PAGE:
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Northern Powergrid unveils £2.5m 'Microresilience' smart-grid programme

The Swing Bridge was opened in 1876, and is considered an iconic landmark. Image: Tagishsimon (WikiMedia).

The Swing Bridge was opened in 1876, and is considered an iconic landmark. Image: Tagishsimon (WikiMedia).

Northern Powergrid has unveiled a new £2.5 million smart-grid programme, called Microresilience, which is claimed to be a first-of-its-kind.

It brings together energy storage systems and innovative communications technology to maintain power supplies for critical infrastructure and isolated communities. The network operator is piloting it at two key locations, Newcastle’s historic Swing Bridge and Byrness, a remote forest village in Northumberland.

Electricity networks are under increasing threat from extreme weather events and cyber attacks, said Northern Powergrid. It pointed to a report from the Climate Change Committee released in June, which warned that the risk of climate-related failure of the power system growing.

Additionally, the industry has already been the target of cyber attacks, with the system administrator Elexon being attacked by ransomware in 2020.

As such, building greater security and resilience is key to protecting communities and assets.

Microresilience “offers a blueprint to deliver the most reliable, affordable, and sustainable power possible for the parts of our network that need it the most”, said Iain Miller, head of Innovation at Northern Powergrid.

“[It] will enable us to test and build a more robust, storm-resistant, community-centric network, with customers, communities and locations directly benefiting from lower risks of a sustained power cut. The learnings from this project will also inform a wider roll-out of smart technology across our region and the UK.”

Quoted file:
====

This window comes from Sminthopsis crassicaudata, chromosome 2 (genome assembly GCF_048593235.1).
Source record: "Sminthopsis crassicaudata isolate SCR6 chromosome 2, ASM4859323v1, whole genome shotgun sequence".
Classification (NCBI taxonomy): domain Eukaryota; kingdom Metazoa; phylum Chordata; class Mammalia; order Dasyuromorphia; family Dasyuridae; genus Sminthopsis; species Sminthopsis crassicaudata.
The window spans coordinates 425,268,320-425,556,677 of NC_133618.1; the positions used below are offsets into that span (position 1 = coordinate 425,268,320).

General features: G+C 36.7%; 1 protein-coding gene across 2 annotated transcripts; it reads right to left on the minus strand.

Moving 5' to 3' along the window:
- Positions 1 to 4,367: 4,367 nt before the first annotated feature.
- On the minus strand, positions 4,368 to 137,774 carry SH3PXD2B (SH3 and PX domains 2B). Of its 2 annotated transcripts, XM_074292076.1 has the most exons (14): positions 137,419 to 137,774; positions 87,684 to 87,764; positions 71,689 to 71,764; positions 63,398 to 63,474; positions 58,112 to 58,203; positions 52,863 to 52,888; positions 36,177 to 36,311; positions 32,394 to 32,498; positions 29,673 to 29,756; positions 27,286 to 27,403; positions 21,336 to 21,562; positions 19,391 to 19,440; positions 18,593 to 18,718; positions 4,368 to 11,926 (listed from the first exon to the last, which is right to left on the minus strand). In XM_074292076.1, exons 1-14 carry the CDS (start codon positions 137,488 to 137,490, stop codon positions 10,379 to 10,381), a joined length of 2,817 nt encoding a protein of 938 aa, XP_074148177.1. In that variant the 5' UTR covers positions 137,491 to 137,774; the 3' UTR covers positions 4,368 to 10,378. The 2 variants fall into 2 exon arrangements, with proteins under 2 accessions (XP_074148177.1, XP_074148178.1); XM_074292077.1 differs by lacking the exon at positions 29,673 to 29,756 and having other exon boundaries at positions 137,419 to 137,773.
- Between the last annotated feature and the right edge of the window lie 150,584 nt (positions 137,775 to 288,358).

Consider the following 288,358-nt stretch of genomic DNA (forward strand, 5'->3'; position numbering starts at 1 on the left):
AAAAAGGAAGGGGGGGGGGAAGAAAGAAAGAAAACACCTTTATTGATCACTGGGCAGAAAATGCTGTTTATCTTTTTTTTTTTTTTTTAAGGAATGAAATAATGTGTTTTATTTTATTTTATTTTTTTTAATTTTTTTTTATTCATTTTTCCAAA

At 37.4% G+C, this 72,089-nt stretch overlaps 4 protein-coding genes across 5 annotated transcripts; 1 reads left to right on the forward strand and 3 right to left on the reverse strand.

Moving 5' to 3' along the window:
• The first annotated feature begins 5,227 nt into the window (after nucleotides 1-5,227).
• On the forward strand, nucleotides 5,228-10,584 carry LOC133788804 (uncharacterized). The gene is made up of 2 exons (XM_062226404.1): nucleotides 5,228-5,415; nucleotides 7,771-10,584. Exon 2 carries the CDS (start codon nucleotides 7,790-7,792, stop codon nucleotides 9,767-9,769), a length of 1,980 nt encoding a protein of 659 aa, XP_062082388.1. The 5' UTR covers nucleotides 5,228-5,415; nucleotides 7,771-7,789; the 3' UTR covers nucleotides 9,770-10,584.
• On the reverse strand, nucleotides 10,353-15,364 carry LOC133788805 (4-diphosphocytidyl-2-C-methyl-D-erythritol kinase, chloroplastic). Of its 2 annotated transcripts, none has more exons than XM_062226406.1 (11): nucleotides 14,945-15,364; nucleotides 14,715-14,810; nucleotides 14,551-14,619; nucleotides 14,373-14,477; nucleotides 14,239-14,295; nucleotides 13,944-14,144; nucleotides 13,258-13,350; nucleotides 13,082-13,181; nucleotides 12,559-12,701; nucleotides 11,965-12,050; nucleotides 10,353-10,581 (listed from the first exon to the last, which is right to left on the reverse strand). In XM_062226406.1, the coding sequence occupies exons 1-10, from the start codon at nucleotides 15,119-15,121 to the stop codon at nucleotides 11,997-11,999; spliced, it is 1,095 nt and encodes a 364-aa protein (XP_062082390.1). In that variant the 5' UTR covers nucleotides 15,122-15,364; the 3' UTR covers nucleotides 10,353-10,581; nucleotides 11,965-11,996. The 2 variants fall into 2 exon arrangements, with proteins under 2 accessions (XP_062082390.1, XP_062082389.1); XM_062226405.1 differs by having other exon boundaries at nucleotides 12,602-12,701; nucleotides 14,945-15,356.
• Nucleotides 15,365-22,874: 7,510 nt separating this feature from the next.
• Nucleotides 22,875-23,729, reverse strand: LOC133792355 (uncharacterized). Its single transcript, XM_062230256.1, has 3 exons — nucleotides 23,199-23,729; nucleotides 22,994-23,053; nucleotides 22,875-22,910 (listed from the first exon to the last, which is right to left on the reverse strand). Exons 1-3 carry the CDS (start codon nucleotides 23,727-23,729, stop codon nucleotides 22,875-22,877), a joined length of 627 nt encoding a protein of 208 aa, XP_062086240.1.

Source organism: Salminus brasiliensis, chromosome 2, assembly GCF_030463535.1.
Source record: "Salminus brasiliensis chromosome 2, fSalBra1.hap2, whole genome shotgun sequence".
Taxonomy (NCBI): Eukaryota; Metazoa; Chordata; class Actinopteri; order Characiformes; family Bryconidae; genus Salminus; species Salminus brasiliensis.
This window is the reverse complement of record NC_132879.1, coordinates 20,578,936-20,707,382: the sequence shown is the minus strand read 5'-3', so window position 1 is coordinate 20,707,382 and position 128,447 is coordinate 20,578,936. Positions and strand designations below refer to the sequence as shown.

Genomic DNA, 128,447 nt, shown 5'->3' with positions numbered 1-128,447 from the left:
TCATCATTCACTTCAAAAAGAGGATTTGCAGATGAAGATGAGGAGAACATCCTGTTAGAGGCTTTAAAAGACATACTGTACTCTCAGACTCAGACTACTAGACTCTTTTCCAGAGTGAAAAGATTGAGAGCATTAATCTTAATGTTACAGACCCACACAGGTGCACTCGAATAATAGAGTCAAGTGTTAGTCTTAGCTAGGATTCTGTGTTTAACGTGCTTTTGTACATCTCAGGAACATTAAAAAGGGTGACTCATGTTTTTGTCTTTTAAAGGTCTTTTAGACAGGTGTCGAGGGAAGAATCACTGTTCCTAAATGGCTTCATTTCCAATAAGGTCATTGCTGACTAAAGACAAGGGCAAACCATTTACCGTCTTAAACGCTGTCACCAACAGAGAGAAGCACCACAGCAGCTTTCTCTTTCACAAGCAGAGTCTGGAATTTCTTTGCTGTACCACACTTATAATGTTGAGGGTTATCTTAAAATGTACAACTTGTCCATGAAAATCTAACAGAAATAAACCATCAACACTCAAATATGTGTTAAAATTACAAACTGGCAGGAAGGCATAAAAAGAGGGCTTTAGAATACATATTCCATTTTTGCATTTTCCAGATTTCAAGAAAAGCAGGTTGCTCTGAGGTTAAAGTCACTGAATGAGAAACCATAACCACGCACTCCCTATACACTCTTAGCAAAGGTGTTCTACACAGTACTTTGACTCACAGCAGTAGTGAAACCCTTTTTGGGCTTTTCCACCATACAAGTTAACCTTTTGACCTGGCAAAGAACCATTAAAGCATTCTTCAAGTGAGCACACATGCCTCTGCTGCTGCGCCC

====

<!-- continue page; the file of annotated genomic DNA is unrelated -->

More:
Smarter Grid Solutions’ Strata Resilience distributed energy resources management software (DERMS) will be used in the project, with the Open Field Message Bus (OpenFMB) protocol on its control platform used to enable real-time communication between the network and the Microresilience technology.

The network will be managed as a series of separate microgrids, which will be able to operate in an islanded fashion if a fault develops across the wider network. Battery energy storage will ensure renewable energy is available, even when demand is high and the grid is under pressure, such as during a storm.

“Our Strata Resilience technology utilises the OpenFMB platform to act as a bridge between the main grid and local energy needs, flagging when communities or key infrastructure should switch to its own battery-powered ‘microgrid’ when the main grid is down and reconnect when it’s up and running again,” explained Graham Ault, executive director at Smarter Grid Solutions. “This combination of energy storage, clean energy, the grid and smart grid technologies delivers much better outcomes for network customers.”

As well as working in collaboration with Smarter Grid Solutions, Turbo Power Systems will provide an innovative power electronic device for Northern Powergrid’s Microresilience project.

The Swing Bride is a grade II listed hydraulic structure that spans the Rive Tyne between Newcastle and Gateshead. As part of the Microresilience project, the network operator will upgrade the supply cables the bridge uses and install a 100kWh lithium-ion battery system to provide resilience.

Byrness has 50 homes and is powered by a vulnerable single overhead power line, meaning high winds and storms frequently threaten the power supply of the village. A 200kWh back-up battery will be installed as part of the project, helping to keep essential devices on. In a major power cut, households will be alerted that they are ‘on battery’ and urged to conserve power.

The project forms part of Northern Powergrid’s wider £83 million smart grid enablers programme, helping to prepare for the growth of electric vehicles, domestic heat pumps and greater quantities of renewable power. In particular, the network operator expects the Microresilience project to provide learnings on the potential of vehicle batteries to provide flexibility and help keep the lights on.

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